New Zealand quartet, Landlords, formed in 2017 out of the ashes of various metal and hardcore bands in their native Hamilton and bonded over a shared love of shoegaze and noise-rock. True to the introspective nature of their music, each member prefers to be anonymous so as not to distract from the emotional resonance of the music. The names are out there to match their faces, but Landlords are more interested in creating guitar melodies that crash like a spume of water against the rocks of the shoreline. In other words, a post-punk interpretation of My Bloody Valentine. Or is it the other around?
Immersion is the key to the band’s sophomore EP. It’s an immersion in ethereal guitar chords and sorrowful melodies wrapped in loud guitar distortion. Think of the moment in your life at a family funeral where they lower the body into the grave after the vicar’s eulogy. You know that the time to move on is near, but it leaves you with clenched jaw and squeezed fingers as you hold back the tears and try to find relief in the symbolic moment. This is the sound Landlords create on each of their five songs here. Opener, ‘Perfect Life’, has that iconic dreamy texture of the late 80s shoegaze bands that inhabited the darker end of the spectrum. You can hear the pensive introspection of The Cure’s Disintegration, but you can also hear the ambient noise of My Bloody Valentine. The melodies are subtle, the catchy elements latent in the way the composition unfolds. That classic melancholy tenor voice and sombre guitar fretting of Dinosaur’s Jnr’s J. Mascis rears its head in the middle eight as if it’s 1991’s Green Mind all over again. Something about this music makes you want to pick up a paint brush and a canvass to see what comes out of your mind.
The term ‘slow rock’ feels like a silly name to describe the art of Landlords, but it seems to be synonymous with the band. ‘Haunt’ is like Cocteau Twins with the loud dynamics of Hum. The melodic ring of the guitars ache with a brave face smile. Landlords are a rock band at heart with a strong noise-rock angle to their emotions. The loud bass musings and effulgent guitars of ‘Clover’ work well with a dual harmony vocal approach. Listen how the quartet make effective use of two guitars, with one playing the colourful delay shapes and the other exploring more intricate chord progressions. This is the type of music NME used to lionise in 1991, but don’t let that put you off. Stream Codeine on your headphones the next time you have an urge to undertake a countryside walk in the drizzle of autumn.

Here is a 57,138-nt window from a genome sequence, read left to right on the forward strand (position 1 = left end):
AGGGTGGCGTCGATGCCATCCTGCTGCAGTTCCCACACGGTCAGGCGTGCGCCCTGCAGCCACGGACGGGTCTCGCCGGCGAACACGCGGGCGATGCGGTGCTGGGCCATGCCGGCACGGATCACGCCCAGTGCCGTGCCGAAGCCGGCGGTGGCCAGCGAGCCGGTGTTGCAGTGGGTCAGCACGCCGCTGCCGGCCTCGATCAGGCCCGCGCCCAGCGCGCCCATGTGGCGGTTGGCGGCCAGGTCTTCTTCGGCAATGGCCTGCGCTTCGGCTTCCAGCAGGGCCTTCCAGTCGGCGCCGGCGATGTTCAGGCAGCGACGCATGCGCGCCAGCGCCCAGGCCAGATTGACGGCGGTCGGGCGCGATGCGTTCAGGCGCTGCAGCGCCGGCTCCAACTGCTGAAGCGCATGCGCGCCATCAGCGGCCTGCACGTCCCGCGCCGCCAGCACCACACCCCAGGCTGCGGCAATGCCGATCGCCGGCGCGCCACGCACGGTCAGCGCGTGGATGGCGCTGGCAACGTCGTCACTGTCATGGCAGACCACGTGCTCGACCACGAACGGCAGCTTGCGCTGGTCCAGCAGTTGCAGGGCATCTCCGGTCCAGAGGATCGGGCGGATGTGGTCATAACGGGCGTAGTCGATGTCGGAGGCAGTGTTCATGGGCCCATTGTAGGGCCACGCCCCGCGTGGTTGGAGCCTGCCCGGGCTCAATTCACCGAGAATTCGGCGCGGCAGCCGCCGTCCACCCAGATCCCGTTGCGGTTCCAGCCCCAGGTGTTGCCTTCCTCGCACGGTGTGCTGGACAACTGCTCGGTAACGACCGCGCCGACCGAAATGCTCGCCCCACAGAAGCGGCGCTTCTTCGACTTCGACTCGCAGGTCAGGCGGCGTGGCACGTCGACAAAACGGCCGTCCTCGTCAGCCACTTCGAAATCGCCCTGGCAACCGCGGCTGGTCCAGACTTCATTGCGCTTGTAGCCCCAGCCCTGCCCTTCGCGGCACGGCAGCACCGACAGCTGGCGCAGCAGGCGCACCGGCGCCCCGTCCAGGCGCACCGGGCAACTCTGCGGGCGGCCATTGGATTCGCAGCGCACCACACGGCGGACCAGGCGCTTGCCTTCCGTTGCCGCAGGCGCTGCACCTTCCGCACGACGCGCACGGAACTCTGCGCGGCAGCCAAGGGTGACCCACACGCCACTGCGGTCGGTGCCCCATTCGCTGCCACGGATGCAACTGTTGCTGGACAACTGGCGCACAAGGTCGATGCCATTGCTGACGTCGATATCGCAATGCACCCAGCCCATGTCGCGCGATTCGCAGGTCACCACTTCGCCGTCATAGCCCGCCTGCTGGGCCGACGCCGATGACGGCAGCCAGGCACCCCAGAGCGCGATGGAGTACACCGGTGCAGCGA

It’s true that Landlords execute their music in a slow-motion contemplation that’s difficult to create, but they master its nuances here. ‘Dwell’ creates shadows independent of their objects. Closing track, ‘Violence’, is anything but violent despite its loud climax of amp overdrive. You can hear yourself think when you listen to this song. Self-reflection is the dominant mood, and it’s one you know is unavoidable at key moments in your life.
Few bands merge shoegaze and the alternative rock of the grunge era with success, but Landlords are an exception. Codeine is a meditative experience that demands a quiet room and a break from social media to rediscover the beauty of solitude.
Release Date: 26/08/2022
Record Label: Church Road Records
Standout tracks: Perfect Life, Violence
Suggested Further Listening: Dinosaur Jnr – Green Mind (1991), Astronoid – Radiant Bloom (2022), The Cure – Bloodflowers (2000)